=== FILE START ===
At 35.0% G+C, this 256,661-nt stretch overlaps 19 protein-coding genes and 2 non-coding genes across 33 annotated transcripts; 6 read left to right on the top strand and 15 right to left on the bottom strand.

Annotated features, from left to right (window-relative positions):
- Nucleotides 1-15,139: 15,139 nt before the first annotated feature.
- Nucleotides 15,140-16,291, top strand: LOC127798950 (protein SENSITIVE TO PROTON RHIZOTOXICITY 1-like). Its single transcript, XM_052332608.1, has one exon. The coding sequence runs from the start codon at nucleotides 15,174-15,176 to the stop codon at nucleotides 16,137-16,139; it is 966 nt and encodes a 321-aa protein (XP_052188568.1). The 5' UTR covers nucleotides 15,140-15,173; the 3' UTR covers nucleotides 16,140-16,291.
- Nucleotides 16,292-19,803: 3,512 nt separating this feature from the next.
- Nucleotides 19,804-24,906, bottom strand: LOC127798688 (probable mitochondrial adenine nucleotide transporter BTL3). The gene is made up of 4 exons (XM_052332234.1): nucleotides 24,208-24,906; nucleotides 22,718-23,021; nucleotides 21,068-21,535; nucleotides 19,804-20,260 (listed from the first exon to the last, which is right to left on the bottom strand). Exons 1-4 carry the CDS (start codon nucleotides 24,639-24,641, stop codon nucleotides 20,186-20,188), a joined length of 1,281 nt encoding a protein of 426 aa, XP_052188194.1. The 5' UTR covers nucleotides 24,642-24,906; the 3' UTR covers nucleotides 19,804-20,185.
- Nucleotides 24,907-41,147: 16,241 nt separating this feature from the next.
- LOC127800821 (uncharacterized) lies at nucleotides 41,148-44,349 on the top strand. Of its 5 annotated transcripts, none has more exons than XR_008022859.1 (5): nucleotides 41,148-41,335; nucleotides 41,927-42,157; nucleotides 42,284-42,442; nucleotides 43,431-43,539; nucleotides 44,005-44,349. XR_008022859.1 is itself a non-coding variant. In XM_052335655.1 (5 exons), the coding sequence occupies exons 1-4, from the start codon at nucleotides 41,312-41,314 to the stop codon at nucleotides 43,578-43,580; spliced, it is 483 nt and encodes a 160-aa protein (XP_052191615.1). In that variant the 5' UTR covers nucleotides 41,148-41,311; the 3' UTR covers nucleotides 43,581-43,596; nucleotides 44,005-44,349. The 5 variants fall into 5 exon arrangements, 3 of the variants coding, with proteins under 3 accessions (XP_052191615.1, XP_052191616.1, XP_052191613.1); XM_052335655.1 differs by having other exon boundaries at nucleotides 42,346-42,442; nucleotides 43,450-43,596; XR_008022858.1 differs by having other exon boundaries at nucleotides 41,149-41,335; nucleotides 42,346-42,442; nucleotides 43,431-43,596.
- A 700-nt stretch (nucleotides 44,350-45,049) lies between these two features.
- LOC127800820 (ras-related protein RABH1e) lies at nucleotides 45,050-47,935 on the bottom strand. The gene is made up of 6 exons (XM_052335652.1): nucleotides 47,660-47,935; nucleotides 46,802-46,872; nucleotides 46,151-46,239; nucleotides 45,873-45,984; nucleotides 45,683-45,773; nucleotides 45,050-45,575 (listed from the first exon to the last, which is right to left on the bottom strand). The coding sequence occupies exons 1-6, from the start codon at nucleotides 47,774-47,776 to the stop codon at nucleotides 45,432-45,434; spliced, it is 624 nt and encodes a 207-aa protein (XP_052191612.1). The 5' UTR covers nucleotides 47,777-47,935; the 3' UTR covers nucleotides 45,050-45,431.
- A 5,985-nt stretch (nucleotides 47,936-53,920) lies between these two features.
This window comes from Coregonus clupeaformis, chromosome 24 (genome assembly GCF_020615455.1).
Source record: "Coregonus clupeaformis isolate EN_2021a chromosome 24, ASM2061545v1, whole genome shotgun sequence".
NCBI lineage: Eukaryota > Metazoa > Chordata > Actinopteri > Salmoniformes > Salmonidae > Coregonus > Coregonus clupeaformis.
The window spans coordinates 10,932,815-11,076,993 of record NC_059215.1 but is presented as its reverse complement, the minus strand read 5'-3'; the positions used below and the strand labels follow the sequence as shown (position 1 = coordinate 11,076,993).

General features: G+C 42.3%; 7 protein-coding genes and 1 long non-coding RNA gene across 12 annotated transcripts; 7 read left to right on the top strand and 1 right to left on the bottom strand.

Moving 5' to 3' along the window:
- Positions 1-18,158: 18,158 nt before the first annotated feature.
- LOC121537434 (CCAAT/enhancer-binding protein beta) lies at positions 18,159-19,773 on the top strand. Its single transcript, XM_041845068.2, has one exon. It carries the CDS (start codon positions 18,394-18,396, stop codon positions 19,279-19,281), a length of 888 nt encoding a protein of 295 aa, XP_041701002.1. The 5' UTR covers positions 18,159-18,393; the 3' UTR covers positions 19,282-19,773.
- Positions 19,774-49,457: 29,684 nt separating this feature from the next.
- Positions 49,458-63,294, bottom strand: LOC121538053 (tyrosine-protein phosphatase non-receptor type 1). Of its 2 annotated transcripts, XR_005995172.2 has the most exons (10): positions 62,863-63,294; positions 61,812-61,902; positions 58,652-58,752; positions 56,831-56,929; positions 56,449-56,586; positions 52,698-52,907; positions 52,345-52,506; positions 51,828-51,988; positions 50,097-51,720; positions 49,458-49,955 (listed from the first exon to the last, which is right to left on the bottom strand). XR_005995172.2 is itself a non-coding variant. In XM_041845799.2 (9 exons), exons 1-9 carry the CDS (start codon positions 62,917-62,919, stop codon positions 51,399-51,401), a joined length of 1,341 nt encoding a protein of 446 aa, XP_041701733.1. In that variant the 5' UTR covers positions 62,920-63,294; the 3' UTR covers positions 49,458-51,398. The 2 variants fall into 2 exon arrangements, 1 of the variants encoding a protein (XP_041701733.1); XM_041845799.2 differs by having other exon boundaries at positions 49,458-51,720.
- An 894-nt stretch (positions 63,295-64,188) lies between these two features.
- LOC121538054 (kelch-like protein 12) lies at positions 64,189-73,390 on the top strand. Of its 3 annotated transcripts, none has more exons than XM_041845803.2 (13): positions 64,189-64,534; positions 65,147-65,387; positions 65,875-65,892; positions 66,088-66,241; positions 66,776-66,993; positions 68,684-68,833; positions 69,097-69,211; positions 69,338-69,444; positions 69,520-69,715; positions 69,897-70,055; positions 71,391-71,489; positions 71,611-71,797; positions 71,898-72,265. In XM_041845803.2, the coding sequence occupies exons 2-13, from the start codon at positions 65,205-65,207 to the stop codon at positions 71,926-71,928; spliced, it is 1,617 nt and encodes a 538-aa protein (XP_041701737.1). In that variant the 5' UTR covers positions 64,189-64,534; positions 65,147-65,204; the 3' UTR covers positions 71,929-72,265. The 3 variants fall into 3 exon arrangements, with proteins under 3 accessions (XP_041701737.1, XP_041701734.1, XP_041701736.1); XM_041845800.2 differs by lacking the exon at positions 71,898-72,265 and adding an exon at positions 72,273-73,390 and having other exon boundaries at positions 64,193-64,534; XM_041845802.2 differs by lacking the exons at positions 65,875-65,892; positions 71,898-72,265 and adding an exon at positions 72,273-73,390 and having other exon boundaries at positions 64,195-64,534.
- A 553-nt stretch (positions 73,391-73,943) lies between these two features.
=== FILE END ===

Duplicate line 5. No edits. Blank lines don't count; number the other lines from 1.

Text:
- Nucleotides 16,292-19,803: 3,512 nt separating this feature from the next.